Defective sperm ‘rescued’ in fertility treatment study
11 August 2015
Researchers use ‘kick-starter’ protein to trigger fertilization in mouse models
Researchers from Cardiff University have successfully demonstrated that a previously identified ‘kick-starter’ protein can ‘rescue’ defective sperm and be used to create healthy embryos in animal models.
In a study published today, researchers from the School of Medicine have simulated real-life fertilization problems using mouse models and have shown that the protein can trigger the fertilization of an egg when injected at the same time as defective sperm.
The research must still undergo clinical trials; however, the researchers’ expectation is that the study can be replicated in humans and soon be translated into IVF clinics worldwide to substantially increase the success rate of fertility treatments.
Infertility currently affects around one in six couples, and it is estimated that one in three sperm that are currently injected during IVF fail to stimulate the egg.
In 2012, the research team, led by Professor Karl Swann and Professor Tony Lai from the School of Medicine, identified a specific protein in human sperm known as PLC-zeta that was integral for activating an egg and making it ready for embryo development.
In this new study, the research team created an animal model in which the sperm was heated to a certain temperature, making it defective and unable to fertilize an egg.
The team then injected the sperm into an egg together with PLC-zeta, and showed that the defective sperm could be ‘rescued’ by the protein and the egg could be successfully fertilized.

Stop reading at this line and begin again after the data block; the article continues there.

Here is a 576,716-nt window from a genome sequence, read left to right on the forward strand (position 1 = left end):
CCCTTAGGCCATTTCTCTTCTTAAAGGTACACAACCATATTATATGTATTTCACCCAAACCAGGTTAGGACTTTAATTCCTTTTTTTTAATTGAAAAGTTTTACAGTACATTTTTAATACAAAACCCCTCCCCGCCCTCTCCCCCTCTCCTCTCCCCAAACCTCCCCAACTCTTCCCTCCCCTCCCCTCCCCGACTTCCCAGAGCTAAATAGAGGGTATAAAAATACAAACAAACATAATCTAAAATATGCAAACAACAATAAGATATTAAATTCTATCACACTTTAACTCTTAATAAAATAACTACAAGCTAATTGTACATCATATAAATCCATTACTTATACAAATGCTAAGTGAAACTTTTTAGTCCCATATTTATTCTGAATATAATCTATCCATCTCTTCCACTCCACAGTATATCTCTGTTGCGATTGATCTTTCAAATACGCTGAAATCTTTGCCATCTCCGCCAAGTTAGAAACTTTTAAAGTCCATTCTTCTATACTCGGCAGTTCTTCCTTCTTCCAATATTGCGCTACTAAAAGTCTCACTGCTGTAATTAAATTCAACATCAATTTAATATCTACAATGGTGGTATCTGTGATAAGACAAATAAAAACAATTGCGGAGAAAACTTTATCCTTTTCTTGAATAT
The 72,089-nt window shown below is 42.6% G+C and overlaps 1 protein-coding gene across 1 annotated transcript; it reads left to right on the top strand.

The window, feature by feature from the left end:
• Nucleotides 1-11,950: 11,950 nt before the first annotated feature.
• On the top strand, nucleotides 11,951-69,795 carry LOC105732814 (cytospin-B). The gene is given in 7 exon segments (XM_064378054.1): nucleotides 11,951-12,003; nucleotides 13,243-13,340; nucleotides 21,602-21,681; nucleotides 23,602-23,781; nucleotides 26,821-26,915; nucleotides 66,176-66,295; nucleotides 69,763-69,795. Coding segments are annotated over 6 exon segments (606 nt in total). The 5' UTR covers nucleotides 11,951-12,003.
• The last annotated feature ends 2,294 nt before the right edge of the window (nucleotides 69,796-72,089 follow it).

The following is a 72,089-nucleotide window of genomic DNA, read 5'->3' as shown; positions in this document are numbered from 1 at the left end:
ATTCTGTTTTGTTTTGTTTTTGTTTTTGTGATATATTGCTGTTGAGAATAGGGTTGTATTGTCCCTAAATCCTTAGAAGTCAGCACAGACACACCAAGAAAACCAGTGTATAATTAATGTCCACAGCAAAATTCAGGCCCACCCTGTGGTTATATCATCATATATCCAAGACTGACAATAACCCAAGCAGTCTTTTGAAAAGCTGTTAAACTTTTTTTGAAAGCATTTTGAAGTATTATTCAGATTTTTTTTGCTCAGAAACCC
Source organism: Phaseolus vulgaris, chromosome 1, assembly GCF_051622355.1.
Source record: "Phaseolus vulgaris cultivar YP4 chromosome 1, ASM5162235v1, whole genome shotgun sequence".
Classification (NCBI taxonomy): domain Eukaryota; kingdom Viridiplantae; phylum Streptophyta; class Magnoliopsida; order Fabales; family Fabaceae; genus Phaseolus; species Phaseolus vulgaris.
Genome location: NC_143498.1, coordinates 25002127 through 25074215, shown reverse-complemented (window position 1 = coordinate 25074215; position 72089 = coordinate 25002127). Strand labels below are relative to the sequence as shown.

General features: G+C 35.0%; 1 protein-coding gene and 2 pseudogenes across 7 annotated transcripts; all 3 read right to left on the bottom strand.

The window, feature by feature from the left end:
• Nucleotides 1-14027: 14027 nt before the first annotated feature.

Furthermore, the researchers showed that this process had no detrimental effects on the resulting embryo, regardless of whether they injected PLC-zeta together with either a defective or a normal sperm.
Professor Karl Swann said: “Infertility is a sensitive and poorly understood topic. If we can show that this protein can be applied therapeutically, it should help many infertile couples overcome the stigma associated with problems caused by the sperm’s inability to fertilise the egg.”
The Associate Dean of Health Sciences at Dundee University School of Medicine, Professor Chris Barratt, an international expert in reproductive medicine and male infertility, said: “Achieving successful fertilization is fundamental to the success of in vitro fertilization.
“In a significant number of cases this fails, or the process is inefficient. A key to improving the efficiency of IVF is overcoming fertilization defects. The availability of recombinant PLC-zeta promises to be a real breakthrough in the field of reproductive medicine.”
The results have been published in the journal Molecular Human Reproduction.